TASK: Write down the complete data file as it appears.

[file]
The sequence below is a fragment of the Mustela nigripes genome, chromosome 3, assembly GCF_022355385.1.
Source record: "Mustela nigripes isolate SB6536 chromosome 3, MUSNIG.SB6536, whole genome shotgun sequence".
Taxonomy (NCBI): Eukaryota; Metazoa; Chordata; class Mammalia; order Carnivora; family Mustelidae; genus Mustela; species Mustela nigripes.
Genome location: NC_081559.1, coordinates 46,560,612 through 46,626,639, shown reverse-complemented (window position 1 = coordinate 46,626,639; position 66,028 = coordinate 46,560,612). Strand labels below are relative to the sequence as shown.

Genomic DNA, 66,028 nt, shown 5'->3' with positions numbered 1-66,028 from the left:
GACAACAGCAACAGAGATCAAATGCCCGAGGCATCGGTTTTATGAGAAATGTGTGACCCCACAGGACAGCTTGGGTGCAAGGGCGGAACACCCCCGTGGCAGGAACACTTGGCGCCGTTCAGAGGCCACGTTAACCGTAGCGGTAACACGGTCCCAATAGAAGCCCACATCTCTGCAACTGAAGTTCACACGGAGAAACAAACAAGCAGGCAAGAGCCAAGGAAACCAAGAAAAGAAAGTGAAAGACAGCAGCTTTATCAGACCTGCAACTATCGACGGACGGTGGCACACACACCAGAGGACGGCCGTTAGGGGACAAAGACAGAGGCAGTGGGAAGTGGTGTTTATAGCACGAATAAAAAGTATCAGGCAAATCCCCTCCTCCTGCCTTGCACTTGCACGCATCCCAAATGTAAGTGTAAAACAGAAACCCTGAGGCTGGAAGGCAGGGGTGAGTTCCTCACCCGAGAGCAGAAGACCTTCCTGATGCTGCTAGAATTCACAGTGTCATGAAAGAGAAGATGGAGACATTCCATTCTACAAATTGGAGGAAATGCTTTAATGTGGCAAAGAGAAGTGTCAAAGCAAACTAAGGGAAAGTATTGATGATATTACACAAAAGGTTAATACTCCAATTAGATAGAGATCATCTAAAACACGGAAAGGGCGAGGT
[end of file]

The sequence below is a fragment of the Mustela nigripes genome, chromosome 3, assembly GCF_022355385.1.
Source record: "Mustela nigripes isolate SB6536 chromosome 3, MUSNIG.SB6536, whole genome shotgun sequence".
Taxonomy (NCBI): Eukaryota; Metazoa; Chordata; class Mammalia; order Carnivora; family Mustelidae; genus Mustela; species Mustela nigripes.
Genome location: NC_081559.1, coordinates 46,560,612 through 46,626,639, shown reverse-complemented (window position 1 = coordinate 46,626,639; position 66,028 = coordinate 46,560,612). Strand labels below are relative to the sequence as shown.

Genomic DNA, 66,028 nt, shown 5'->3' with positions numbered 1-66,028 from the left:
GACAACAGCAACAGAGATCAAATGCCCGAGGCATCGGTTTTATGAGAAATGTGTGACCCCACAGGACAGCTTGGGTGCAAGGGCGGAACACCCCCGTGGCAGGAACACTTGGCGCCGTTCAGAGGCCACGTTAACCGTAGCGGTAACACGGTCCCAATAGAAGCCCACATCTCTGCAACTGAAGTTCACACGGAGAAACAAACAAGCAGGCAAGAGCCAAGGAAACCAAGAAAAGAAAGTGAAAGACAGCAGCTTTATCAGACCTGCAACTATCGACGGACGGTGGCACACACACCAGAGGACGGCCGTTAGGGGACAAAGACAGAGGCAGTGGGAAGTGGTGTTTATAGCACGAATAAAAAGTATCAGGCAAATCCCCTCCTCCTGCCTTGCACTTGCACGCATCCCAAATGTAAGTGTAAAACAGAAACCCTGAGGCTGGAAGGCAGGGGTGAGTTCCTCACCCGAGAGCAGAAGACCTTCCTGATGCTGCTAGAATTCACAGTGTCATGAAAGAGAAGATGGAGACATTCCATTCTACAAATTGGAGGAAATGCTTTAATGTGGCAAAGAGAAGTGTCAAAGCAAACTAAGGGAAAGTATTGATGATATTACACAAAAGGTTAATACTCCAATTAGATAGAGATCATCTAAAACACGGAAAGGGCGAGGT